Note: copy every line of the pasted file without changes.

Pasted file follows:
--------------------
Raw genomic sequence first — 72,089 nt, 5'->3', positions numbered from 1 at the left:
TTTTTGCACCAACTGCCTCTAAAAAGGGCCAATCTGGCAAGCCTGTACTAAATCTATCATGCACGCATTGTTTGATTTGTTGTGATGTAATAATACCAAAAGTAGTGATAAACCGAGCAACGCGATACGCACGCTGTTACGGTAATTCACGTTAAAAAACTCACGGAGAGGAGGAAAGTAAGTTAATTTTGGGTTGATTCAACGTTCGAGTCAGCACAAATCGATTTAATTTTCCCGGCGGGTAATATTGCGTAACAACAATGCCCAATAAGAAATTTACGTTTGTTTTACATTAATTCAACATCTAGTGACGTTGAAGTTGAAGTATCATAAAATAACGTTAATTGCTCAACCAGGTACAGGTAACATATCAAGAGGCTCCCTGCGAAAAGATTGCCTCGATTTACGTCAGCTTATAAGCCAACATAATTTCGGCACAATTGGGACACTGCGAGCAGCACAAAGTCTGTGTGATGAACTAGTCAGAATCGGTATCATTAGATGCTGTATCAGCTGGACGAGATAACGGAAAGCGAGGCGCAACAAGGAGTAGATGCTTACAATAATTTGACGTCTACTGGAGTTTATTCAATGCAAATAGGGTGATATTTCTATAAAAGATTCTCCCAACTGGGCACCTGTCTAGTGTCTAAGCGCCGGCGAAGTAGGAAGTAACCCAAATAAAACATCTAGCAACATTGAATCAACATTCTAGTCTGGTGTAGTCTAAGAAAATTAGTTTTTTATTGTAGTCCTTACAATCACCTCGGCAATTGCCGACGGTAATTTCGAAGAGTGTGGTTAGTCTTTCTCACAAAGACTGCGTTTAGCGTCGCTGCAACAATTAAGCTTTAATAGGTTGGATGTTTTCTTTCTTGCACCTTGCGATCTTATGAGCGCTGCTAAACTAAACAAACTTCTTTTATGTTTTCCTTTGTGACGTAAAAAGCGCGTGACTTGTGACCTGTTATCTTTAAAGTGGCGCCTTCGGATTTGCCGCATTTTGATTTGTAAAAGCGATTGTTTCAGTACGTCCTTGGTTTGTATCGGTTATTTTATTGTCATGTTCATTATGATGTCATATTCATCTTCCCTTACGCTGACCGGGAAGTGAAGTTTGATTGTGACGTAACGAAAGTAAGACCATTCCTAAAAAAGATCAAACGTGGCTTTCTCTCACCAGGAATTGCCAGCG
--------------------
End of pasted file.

Raw genomic sequence first — 72,089 nt, 5'->3', positions numbered from 1 at the left:
TTTTTGCACCAACTGCCTCTAAAAAGGGCCAATCTGGCAAGCCTGTACTAAATCTATCATGCACGCATTGTTTGATTTGTTGTGATGTAATAATACCAAAAGTAGTGATAAACCGAGCAACGCGATACGCACGCTGTTACGGTAATTCACGTTAAAAAACTCACGGAGAGGAGGAAAGTAAGTTAATTTTGGGTTGATTCAACGTTCGAGTCAGCACAAATCGATTTAATTTTCCCGGCGGGTAATATTGCGTAACAACAATGCCCAATAAGAAATTTACGTTTGTTTTACATTAATTCAACATCTAGTGACGTTGAAGTTGAAGTATCATAAAATAACGTTAATTGCTCAACCAGGTACAGGTAACATATCAAGAGGCTCCCTGCGAAAAGATTGCCTCGATTTACGTCAGCTTATAAGCCAACATAATTTCGGCACAATTGGGACACTGCGAGCAGCACAAAGTCTGTGTGATGAACTAGTCAGAATCGGTATCATTAGATGCTGTATCAGCTGGACGAGATAACGGAAAGCGAGGCGCAACAAGGAGTAGATGCTTACAATAATTTGACGTCTACTGGAGTTTATTCAATGCAAATAGGGTGATATTTCTATAAAAGATTCTCCCAACTGGGCACCTGTCTAGTGTCTAAGCGCCGGCGAAGTAGGAAGTAACCCAAATAAAACATCTAGCAACATTGAATCAACATTCTAGTCTGGTGTAGTCTAAGAAAATTAGTTTTTTATTGTAGTCCTTACAATCACCTCGGCAATTGCCGACGGTAATTTCGAAGAGTGTGGTTAGTCTTTCTCACAAAGACTGCGTTTAGCGTCGCTGCAACAATTAAGCTTTAATAGGTTGGATGTTTTCTTTCTTGCACCTTGCGATCTTATGAGCGCTGCTAAACTAAACAAACTTCTTTTATGTTTTCCTTTGTGACGTAAAAAGCGCGTGACTTGTGACCTGTTATCTTTAAAGTGGCGCCTTCGGATTTGCCGCATTTTGATTTGTAAAAGCGATTGTTTCAGTACGTCCTTGGTTTGTATCGGTTATTTTATTGTCATGTTCATTATGATGTCATATTCATCTTCCCTTACGCTGACCGGGAAGTGAAGTTTGATTGTGACGTAACGAAAGTAAGACCATTCCTAAAAAAGATCAAACGTGGCTTTCTCTCACCAGGAATTGCCAGCG